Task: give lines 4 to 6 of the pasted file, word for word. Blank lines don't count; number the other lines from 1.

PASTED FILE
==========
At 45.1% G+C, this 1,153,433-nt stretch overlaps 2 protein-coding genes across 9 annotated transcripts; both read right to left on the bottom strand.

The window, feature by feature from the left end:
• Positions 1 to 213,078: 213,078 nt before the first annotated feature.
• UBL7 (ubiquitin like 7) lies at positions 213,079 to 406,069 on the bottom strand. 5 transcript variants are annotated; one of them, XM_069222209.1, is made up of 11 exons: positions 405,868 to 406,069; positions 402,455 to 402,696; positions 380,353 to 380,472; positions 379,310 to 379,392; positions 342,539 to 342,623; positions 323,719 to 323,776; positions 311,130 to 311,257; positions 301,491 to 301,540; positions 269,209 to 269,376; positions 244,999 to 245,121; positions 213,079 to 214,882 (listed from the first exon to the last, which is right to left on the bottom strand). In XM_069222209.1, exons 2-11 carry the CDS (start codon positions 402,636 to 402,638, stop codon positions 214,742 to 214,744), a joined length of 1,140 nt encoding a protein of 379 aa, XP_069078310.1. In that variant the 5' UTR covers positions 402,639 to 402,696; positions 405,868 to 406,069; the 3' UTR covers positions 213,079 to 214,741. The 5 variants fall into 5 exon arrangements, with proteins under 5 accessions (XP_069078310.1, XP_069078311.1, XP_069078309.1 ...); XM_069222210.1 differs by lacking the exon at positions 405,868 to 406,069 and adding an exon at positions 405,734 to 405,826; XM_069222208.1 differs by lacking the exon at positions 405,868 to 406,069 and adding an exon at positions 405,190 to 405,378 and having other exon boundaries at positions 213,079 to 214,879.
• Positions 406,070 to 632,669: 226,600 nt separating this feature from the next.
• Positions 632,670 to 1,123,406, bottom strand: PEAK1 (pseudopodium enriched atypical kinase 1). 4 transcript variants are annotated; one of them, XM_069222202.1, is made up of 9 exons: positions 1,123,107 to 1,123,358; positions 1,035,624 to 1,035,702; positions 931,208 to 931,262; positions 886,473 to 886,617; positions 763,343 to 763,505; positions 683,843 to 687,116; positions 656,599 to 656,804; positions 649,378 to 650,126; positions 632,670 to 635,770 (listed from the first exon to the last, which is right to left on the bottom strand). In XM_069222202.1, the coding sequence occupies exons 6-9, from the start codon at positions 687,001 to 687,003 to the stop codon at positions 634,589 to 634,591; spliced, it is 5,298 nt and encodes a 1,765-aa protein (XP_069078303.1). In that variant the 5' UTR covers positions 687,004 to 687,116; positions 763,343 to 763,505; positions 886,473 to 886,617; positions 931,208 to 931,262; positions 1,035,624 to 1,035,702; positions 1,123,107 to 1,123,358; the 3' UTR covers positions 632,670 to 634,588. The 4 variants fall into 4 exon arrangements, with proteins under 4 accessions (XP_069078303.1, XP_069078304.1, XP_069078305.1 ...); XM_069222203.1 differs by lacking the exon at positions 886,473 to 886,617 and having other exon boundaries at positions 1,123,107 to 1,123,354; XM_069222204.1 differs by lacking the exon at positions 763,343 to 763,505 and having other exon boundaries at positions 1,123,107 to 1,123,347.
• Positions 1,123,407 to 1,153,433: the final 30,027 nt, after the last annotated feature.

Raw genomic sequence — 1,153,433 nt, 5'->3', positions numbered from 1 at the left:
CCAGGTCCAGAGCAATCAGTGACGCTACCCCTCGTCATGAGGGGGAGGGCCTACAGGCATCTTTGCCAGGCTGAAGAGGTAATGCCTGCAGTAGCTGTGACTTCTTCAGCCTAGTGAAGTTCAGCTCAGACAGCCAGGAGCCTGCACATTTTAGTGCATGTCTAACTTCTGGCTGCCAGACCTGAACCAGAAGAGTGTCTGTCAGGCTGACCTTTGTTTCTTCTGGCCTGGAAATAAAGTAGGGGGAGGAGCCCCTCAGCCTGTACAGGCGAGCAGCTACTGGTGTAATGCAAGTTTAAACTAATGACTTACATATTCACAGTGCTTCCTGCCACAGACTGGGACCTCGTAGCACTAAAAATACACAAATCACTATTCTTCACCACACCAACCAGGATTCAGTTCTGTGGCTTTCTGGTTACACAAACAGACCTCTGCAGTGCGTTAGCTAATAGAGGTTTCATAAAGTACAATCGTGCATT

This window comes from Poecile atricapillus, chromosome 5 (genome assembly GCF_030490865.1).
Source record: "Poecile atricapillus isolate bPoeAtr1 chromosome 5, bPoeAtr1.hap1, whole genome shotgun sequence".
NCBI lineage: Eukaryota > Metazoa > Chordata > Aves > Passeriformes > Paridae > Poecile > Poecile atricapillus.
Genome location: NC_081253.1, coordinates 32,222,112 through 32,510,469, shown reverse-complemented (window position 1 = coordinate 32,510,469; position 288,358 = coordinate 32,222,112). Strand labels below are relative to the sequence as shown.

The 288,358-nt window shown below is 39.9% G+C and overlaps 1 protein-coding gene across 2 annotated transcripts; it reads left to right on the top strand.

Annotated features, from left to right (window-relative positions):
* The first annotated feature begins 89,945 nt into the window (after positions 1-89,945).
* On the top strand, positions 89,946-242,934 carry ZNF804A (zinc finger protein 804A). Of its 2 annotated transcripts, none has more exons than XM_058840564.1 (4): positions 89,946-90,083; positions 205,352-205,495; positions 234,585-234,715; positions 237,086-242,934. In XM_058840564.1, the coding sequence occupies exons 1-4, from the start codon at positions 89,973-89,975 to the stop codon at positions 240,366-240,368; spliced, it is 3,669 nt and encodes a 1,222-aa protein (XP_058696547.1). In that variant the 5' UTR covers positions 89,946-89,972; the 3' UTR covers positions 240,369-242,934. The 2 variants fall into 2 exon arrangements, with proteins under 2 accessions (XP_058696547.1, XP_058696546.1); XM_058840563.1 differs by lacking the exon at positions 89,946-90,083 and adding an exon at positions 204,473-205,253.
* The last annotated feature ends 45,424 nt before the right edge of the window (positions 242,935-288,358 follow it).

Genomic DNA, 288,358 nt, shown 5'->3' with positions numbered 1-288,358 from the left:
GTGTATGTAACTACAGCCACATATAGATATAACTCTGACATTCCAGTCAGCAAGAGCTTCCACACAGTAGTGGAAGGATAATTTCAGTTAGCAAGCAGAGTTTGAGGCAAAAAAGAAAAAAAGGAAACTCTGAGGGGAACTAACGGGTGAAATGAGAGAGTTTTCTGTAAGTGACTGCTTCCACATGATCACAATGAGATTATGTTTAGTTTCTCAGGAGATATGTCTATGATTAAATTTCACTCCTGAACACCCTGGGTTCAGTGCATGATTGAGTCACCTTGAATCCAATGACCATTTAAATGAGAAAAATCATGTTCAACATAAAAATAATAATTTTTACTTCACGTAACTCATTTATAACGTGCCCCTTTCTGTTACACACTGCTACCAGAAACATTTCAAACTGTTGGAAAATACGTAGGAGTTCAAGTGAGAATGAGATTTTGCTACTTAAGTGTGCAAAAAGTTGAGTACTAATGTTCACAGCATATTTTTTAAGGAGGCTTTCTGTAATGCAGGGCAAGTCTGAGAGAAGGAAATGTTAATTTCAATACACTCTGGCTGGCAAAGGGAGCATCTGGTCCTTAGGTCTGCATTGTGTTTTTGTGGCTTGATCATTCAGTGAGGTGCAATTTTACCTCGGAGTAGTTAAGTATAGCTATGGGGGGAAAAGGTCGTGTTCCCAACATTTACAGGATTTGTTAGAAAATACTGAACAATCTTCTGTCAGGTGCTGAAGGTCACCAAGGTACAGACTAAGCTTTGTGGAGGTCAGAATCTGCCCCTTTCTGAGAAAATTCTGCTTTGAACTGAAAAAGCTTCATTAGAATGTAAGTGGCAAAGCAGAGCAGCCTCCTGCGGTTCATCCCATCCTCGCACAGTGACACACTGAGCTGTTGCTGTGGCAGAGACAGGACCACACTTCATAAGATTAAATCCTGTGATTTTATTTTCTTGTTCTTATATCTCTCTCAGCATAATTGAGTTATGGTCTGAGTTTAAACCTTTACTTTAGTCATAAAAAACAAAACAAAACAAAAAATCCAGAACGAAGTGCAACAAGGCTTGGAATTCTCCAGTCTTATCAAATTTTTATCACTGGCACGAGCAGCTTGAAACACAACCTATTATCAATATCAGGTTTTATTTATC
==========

• UBL7 (ubiquitin like 7) lies at positions 213,079 to 406,069 on the bottom strand. 5 transcript variants are annotated; one of them, XM_069222209.1, is made up of 11 exons: positions 405,868 to 406,069; positions 402,455 to 402,696; positions 380,353 to 380,472; positions 379,310 to 379,392; positions 342,539 to 342,623; positions 323,719 to 323,776; positions 311,130 to 311,257; positions 301,491 to 301,540; positions 269,209 to 269,376; positions 244,999 to 245,121; positions 213,079 to 214,882 (listed from the first exon to the last, which is right to left on the bottom strand). In XM_069222209.1, exons 2-11 carry the CDS (start codon positions 402,636 to 402,638, stop codon positions 214,742 to 214,744), a joined length of 1,140 nt encoding a protein of 379 aa, XP_069078310.1. In that variant the 5' UTR covers positions 402,639 to 402,696; positions 405,868 to 406,069; the 3' UTR covers positions 213,079 to 214,741. The 5 variants fall into 5 exon arrangements, with proteins under 5 accessions (XP_069078310.1, XP_069078311.1, XP_069078309.1 ...); XM_069222210.1 differs by lacking the exon at positions 405,868 to 406,069 and adding an exon at positions 405,734 to 405,826; XM_069222208.1 differs by lacking the exon at positions 405,868 to 406,069 and adding an exon at positions 405,190 to 405,378 and having other exon boundaries at positions 213,079 to 214,879.
• Positions 406,070 to 632,669: 226,600 nt separating this feature from the next.
• Positions 632,670 to 1,123,406, bottom strand: PEAK1 (pseudopodium enriched atypical kinase 1). 4 transcript variants are annotated; one of them, XM_069222202.1, is made up of 9 exons: positions 1,123,107 to 1,123,358; positions 1,035,624 to 1,035,702; positions 931,208 to 931,262; positions 886,473 to 886,617; positions 763,343 to 763,505; positions 683,843 to 687,116; positions 656,599 to 656,804; positions 649,378 to 650,126; positions 632,670 to 635,770 (listed from the first exon to the last, which is right to left on the bottom strand). In XM_069222202.1, the coding sequence occupies exons 6-9, from the start codon at positions 687,001 to 687,003 to the stop codon at positions 634,589 to 634,591; spliced, it is 5,298 nt and encodes a 1,765-aa protein (XP_069078303.1). In that variant the 5' UTR covers positions 687,004 to 687,116; positions 763,343 to 763,505; positions 886,473 to 886,617; positions 931,208 to 931,262; positions 1,035,624 to 1,035,702; positions 1,123,107 to 1,123,358; the 3' UTR covers positions 632,670 to 634,588. The 4 variants fall into 4 exon arrangements, with proteins under 4 accessions (XP_069078303.1, XP_069078304.1, XP_069078305.1 ...); XM_069222203.1 differs by lacking the exon at positions 886,473 to 886,617 and having other exon boundaries at positions 1,123,107 to 1,123,354; XM_069222204.1 differs by lacking the exon at positions 763,343 to 763,505 and having other exon boundaries at positions 1,123,107 to 1,123,347.